Lenovo ThinkPad X1 Carbon – Keyboard & Trackpad
come with a certain weight of expectation – not surprising given that
previous machines have possessed some of the market’s best keyboards.
Carbon’s slim dimensions haven’t hindered the keyboard’s quality. The
layout makes sense, the keys are large with a nice pronounced dip to
cradle your fingers, and they’ve got more travel than most Ultrabooks.
The good travel is joined by a typing action that’s consistent and
responsive – we’d say it’s a little soft, but it’s a tiny criticism that
won’t impact on day-to-day use.
etched-glass trackpad is fast and consistent, and the two built-in
buttons are snappy. The discrete buttons used for the trackpoint have
familiar ThinkPad reliability, and the point itself is decent; initially
a bit twitchy, but fine after a while.
The keyboard might match
the competition, but the trackpad – as good as it is – is bested by the
Macbook Pro’s Force Touch pad, which is something no Windows laptop can
Other things to consider
sampled the priciest X1 Carbon specification that costs a whopping
£1,736.99, but cheaper configurations are available. These include
various options with and without touchscreens, with either 1920 x 1080
or 2560 x 1440 resolutions and with different memory and storage
However, the cheapest option is a more manageable
£1,199. For that you get a 1920 x 1080, non-touchscreen display with 4GB
of RAM, a 128GB SSD and an Intel Core i5 5200U processor.
comparison the MacBook Air starts at £850, the Dell XPS 13 starts at
£799 and even the MacBook Pro starts at £999. They’re all big savings, but they’re all consumer laptops – so you miss out on Intel vPro, TPM protection and the ThinkPad’s internal access.
The Carbon also comes with a three-year warranty, which is a huge chunk of added value, and important for long-term peace of mind. In fact, it’s so generous we can’t help but wonder if this laptop’s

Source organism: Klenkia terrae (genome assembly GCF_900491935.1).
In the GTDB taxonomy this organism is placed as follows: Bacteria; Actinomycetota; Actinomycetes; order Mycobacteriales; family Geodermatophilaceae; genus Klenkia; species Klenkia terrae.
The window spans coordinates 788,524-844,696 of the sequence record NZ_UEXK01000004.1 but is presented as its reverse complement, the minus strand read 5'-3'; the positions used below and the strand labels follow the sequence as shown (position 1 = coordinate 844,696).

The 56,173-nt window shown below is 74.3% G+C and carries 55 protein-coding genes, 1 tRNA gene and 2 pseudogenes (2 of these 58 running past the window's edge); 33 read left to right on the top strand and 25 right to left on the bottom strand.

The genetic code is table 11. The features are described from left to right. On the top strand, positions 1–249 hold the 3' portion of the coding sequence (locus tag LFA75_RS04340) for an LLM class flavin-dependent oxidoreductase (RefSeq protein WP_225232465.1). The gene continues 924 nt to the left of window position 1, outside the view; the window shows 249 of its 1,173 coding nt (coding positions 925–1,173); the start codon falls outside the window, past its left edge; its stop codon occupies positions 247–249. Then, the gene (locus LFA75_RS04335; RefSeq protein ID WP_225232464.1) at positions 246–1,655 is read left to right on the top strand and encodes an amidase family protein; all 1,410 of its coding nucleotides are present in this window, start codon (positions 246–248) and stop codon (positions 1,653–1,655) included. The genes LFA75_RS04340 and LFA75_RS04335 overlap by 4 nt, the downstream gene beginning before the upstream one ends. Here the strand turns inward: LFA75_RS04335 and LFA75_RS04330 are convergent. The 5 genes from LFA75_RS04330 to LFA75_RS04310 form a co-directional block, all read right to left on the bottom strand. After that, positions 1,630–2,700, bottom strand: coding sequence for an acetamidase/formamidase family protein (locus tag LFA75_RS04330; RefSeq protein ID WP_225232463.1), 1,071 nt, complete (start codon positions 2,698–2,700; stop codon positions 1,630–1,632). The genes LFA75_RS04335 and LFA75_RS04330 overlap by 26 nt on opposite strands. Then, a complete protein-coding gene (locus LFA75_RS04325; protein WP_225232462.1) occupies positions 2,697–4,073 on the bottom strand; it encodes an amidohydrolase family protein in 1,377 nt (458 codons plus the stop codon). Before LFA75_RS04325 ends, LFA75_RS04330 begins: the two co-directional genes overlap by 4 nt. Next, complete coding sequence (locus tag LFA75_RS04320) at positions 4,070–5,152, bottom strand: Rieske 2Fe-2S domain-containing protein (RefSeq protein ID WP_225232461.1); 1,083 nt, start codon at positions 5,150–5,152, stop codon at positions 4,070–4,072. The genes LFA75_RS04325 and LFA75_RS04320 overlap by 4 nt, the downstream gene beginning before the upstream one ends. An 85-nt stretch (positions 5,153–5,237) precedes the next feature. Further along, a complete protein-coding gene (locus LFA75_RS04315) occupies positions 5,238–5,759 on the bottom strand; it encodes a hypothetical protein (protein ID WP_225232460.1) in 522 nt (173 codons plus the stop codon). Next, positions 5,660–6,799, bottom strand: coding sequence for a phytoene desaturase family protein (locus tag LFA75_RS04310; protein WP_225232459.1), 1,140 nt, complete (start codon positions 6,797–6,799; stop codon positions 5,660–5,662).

appeal would be broadened by making this an optional extra and dropping the price by £200 – yup, that’s the cost
of extending a warranty for that long.
Should I Buy the Lenovo ThinkPad X1 Carbon?
latest laptop is impressive in most departments, and its business features give it office appeal that its consumer competitors just can’t match – even if those machines are superior in other areas.
It’s thin, light, well-made and
stylish in its own utilitarian way. However the Dell XPS 13 and MacBook
Air are lighter and slimmer while the Macbook Pro has similar dimensions
but packs in more features and performance. The Lenovo’s screen is sharp and high
quality, but it’s bested by Apple’s machine that has better scaling and
class-leading quality, and the Dell pips the Lenovo in benchmarks.
Lenovo machine is faster than the XPS, but it’s slower than the Apple
laptop in application and storage benchmarks, and the Carbon’s otherwise
impressive battery life doesn’t quite match the other two devices.
If you’re after a consumer laptop, then, Dell or Apple’s machines are better options – but the Carbon’s strengths lie in the office. It’s got vPro, TPM and a fingerprint reader, its internals are accessible, and its three-year warranty is generous.
The consistent good quality and extra business features drive up the price, so you’ll have to pay more for this machine than any of its rivals. If you’re after a lightweight business Ultrabook, though, it’s worth that extra money – few machines are better in the boardroom than this. If you’re happy with a consumer laptop, though, save the cash and stick with Apple or Dell.
The Carbon is a good laptop
in every department and a big improvement over its predecessor, and it’s packed with business features that its consumer rivals don’t offer – including that generous three-year warranty. That makes it an ideal ultraportable for the office, but its competitors prove superior in some areas: the MacBook Air and Dell XPS 13 are
slimmer, lighter and cheaper while the MacBook Pro offers more
features for similar bulk and a little less cash. If you crave the warranty, TrackPoint and business features, then the Carbon is an excellent office Ultrabook, but if not, the Apple and Dell machines offer better value and balance.
How we test laptops
Unlike other sites, we test every laptop we review thoroughly over an extended period of time. We use industry standard tests to compare features properly. We’ll always tell you what we find. We never, ever, accept money to review a product.
Score in detail
Screen Quality 8
Build Quality 9
Heat & Noise 9
Battery Life 8